Referring to FIG. 23 there is shown a block diagram illustrating a fuzzy logic module 2300 to perform the fuzzy logic analysis.

In particular, the fuzzy logic module 2300 comprises a set of logic rules 2320, and a number of membership functions 2330. The fuzzy logic module 2300 receives at least one input value 2310 indicative of the entity 1300. The at least one input value 2310 can comprise at least one of: an entity threat value; a group threat value; a frequency of an event occurring; a number of related entities to the entity; and a number of child processes created by the entity. However, it will be appreciated that other input values of the entity can be used to determine whether the entity is malicious.

The fuzzy logic module 2300 is configured to use the at least one input value 2310, the one or more membership functions 2330 and the set of logic rules 2320 to determine an output value. The fuzzy logic module 1100 comprises a defuzzification module 2340 configured to perform a defuzzification process to identify if the entity 1300 is malicious 485.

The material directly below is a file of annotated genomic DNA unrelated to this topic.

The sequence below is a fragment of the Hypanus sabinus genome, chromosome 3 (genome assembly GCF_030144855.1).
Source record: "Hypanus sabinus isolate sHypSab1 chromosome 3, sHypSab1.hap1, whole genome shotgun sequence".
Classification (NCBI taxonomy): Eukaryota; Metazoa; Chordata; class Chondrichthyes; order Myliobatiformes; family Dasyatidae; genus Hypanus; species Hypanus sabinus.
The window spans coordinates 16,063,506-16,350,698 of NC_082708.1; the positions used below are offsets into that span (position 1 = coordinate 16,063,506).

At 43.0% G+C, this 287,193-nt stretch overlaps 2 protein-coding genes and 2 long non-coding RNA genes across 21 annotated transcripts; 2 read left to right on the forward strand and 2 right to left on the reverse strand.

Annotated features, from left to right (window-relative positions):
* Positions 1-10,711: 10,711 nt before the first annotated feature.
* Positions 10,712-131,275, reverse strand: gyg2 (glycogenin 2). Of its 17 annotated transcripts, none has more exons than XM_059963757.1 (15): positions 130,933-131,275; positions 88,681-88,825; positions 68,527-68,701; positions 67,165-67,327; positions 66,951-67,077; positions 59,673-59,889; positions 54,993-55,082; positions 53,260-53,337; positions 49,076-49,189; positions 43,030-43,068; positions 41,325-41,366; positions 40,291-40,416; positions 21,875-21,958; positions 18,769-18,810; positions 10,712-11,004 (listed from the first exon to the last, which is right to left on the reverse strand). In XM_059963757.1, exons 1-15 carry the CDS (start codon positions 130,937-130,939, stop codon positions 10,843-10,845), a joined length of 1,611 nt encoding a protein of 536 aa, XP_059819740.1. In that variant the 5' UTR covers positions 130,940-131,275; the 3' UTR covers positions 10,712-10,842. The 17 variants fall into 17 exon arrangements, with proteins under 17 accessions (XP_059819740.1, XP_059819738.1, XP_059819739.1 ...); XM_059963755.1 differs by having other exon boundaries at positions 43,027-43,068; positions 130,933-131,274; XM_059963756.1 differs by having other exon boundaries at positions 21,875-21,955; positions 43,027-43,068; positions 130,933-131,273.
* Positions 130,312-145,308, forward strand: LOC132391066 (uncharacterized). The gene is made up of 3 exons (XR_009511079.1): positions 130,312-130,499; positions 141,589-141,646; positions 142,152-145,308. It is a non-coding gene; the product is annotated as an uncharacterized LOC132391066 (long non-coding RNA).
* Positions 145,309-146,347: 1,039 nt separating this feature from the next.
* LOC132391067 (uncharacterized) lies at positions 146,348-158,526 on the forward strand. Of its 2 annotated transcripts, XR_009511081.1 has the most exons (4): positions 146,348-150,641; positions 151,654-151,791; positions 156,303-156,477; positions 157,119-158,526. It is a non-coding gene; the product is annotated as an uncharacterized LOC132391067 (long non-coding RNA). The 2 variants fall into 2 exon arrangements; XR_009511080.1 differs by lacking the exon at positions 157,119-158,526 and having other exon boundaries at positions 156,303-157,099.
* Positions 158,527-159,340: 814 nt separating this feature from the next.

In additional or alternative forms, the method and system can be adapted to determine a response to the identification as to whether an entity is malicious. For example, possible responses in relation to the entity may comprise: allow the entity to continue functioning in the processing system 100; report the entity to the user of the processing system 100 and optionally the output value; and restrict the entity in the processing system 100.

It will be appreciated that in a networked system, the fuzzy logic module can be located at the client processing system 810, or at the server processing system 840.

An example of a fuzzy logic analysis to identify a malicious entity is shown in FIGS. 24A, 24B 24C, 24D and 24E.